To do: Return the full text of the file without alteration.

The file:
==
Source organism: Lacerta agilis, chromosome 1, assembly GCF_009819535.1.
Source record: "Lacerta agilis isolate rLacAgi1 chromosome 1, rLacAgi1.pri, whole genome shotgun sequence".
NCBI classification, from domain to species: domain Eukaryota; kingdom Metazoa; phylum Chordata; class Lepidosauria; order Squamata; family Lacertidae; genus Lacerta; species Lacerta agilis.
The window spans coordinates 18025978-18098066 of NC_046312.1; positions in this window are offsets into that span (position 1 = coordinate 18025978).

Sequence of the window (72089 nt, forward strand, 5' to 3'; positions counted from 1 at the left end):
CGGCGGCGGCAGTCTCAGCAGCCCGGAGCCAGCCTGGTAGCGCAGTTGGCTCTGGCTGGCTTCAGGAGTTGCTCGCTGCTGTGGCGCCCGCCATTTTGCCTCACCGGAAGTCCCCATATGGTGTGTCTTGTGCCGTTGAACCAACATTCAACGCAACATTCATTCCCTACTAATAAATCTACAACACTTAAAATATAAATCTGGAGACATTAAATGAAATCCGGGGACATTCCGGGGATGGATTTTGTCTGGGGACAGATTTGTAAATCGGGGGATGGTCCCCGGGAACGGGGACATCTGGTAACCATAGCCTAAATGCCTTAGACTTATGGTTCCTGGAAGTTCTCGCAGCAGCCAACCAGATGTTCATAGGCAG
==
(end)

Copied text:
Source organism: Lacerta agilis, chromosome 1, assembly GCF_009819535.1.
Source record: "Lacerta agilis isolate rLacAgi1 chromosome 1, rLacAgi1.pri, whole genome shotgun sequence".
NCBI classification, from domain to species: domain Eukaryota; kingdom Metazoa; phylum Chordata; class Lepidosauria; order Squamata; family Lacertidae; genus Lacerta; species Lacerta agilis.
The window spans coordinates 18025978-18098066 of NC_046312.1; positions in this window are offsets into that span (position 1 = coordinate 18025978).

Sequence of the window (72089 nt, forward strand, 5' to 3'; positions counted from 1 at the left end):
CGGCGGCGGCAGTCTCAGCAGCCCGGAGCCAGCCTGGTAGCGCAGTTGGCTCTGGCTGGCTTCAGGAGTTGCTCGCTGCTGTGGCGCCCGCCATTTTGCCTCACCGGAAGTCCCCATATGGTGTGTCTTGTGCCGTTGAACCAACATTCAACGCAACATTCATTCCCTACTAATAAATCTACAACACTTAAAATATAAATCTGGAGACATTAAATGAAATCCGGGGACATTCCGGGGATGGATTTTGTCTGGGGACAGATTTGTAAATCGGGGGATGGTCCCCGGGAACGGGGACATCTGGTAACCATAGCCTAAATGCCTTAGACTTATGGTTCCTGGAAGTTCTCGCAGCAGCCAACCAGATGTTCATAGGCAG